Gauge in garter stitch: 4.5 st = 1 inch, 10 rows (5 garter ridges) = 1 inch
Back: Cast on 88 stitches. Work 3″ in K2,P2 rib. Then switch to garter stitch. Work even until piece measures 13 inches from bottom edge. Bind off 8 at the beginning of the next two rows. Then decrease one stitch at the right and left edge of the work every four rows. Do this edge reduction seven times total. At the end of the armhole decreases you will have 58 stitches. Work these 58 stitches even in garter stitch until the piece measures 11 inches from the under-arm bind off row and you end ready to work a right side row. Form shoulders by binding off four stitches at the beginning of the next four rows, then bind off three stitches at the beginning of the next six rows. Bind off remaining 24 stitches to form center back neck.
Front: Work as for back EXCEPT place a marker between stitch #44 and 45. On a right-side row when work measures approximately 15.5 inches from the bottom edge, knit to two stitches before the marker, K2tog. Then attaching a second ball of yarn, and starting with a SSK, work the rest of the row. Note that this happens BEFORE you finish making the underarm decreases, so watch for it.
You now have each side of the top front on either side of the V opening being completed from its own ball of yarn. From this point on you’ll be making paired decreases on either side of the opening on some right side rows, using a K2tog when indicated on the side that ends at the center, and a SSK on the side that begins at the center. Work three of these decrease pairs spaced approximately 1/2 inch apart (you’ll probably be doing the decreases every 4 rows). Then work seven of these decrease pairs spaced 1 inch apart (probably every 10th row). You will finish these neckline-defining decreases at about the same point where you need to commence the shoulder decreases. Finish the shoulders as directed for the back.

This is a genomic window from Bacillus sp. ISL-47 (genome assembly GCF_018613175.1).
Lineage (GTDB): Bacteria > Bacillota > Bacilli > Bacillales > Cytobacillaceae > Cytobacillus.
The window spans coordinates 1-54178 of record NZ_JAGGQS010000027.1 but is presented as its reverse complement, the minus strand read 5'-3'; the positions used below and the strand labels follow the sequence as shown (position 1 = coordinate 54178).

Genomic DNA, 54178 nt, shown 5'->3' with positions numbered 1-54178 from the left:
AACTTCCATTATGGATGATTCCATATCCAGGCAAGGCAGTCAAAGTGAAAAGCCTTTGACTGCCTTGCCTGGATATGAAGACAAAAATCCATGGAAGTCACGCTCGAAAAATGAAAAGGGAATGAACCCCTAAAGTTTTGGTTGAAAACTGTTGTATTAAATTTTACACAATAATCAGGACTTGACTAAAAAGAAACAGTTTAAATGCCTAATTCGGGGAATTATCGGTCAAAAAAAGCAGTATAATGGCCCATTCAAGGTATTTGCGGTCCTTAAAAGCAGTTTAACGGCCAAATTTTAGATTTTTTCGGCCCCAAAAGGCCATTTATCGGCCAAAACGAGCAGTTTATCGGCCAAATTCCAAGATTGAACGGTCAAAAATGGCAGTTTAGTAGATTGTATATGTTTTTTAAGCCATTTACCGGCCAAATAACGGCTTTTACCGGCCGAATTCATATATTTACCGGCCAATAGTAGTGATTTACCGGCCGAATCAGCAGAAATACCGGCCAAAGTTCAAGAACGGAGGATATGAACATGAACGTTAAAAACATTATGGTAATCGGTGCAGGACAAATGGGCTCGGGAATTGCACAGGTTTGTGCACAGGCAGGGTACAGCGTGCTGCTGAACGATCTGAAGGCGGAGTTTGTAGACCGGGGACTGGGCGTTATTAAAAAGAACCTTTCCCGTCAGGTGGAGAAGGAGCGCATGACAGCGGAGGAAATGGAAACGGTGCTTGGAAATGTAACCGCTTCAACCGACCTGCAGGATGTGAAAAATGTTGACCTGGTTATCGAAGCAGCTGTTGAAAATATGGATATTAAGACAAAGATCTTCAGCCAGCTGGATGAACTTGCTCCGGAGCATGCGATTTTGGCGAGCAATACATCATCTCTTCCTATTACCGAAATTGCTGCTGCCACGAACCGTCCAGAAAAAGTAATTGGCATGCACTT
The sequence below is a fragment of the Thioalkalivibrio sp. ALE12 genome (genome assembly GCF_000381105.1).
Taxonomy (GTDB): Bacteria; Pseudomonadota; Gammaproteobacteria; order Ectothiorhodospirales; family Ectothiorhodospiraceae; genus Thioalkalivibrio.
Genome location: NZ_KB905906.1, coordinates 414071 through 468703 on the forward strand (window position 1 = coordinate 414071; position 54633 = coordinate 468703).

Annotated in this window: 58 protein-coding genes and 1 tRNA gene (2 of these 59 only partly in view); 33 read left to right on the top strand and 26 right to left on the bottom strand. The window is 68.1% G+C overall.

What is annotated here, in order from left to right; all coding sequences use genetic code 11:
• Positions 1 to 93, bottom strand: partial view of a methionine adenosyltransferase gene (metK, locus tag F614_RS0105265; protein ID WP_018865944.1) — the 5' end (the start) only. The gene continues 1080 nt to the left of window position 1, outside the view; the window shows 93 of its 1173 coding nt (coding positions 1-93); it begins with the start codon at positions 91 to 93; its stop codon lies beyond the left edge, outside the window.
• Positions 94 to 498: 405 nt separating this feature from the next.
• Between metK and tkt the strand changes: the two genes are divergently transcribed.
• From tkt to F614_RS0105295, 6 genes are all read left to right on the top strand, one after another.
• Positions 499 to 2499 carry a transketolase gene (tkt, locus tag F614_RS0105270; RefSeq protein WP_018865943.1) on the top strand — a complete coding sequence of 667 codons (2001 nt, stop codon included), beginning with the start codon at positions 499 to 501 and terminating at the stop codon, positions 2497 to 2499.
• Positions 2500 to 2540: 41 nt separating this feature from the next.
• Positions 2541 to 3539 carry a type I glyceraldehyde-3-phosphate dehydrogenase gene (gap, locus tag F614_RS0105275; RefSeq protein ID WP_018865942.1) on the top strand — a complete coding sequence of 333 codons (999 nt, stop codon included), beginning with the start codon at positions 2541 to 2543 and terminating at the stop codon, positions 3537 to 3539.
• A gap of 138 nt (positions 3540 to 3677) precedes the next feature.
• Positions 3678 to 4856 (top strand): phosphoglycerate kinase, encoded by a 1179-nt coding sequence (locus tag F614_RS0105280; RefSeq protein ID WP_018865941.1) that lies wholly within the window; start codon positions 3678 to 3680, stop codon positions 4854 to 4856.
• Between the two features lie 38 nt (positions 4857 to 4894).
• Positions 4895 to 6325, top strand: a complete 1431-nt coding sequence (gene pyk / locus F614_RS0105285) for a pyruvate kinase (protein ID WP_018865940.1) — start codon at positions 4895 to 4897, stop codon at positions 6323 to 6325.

Finishing: Seam shoulders together. Starting at a shoulder seam, pick up 132 stitches around the neckline, taking care to space them evenly, and work in K2, P2 ribbing. Count off the stitches to make sure that the center two that will be in the point of the V end up as a K2 pair, and place a marker between them. Work the mitered join at the center front point of the V-neck by knitting the last two stitches just before the marker, and working a SSK immediately after the marker – do this EVERY OTHER row until the ribbing measures 3/4 of an inch deep. Bind off. Sew side seams. Pick up 144 stitches around each armhole and work even in K2, P2 rib until ribbing measures 3/4 of an inch deep. Bind off and finish ends. If you wish, reinforce shoulder area with a strip of seam binding, sewn by hand to the inside of the sweater to cover the shoulder seams.
O.K. Clear as mud? Now for the kicker. I need to work a size 46, slightly longer, with a bit of a center back neck scoop out (he doesn’t like the straight across the back of the neck bind-off). Plus I want to tinker with the depth of the V. How I do that alchemy is next.
The fact that the vest is garter stitch bypassed me until I read Kathryn’s comment. Does that make the vest reversable? That would be a cool feature.
Kathryn’s fingering weight vests: yipes! Definitely a looong term project if I did it.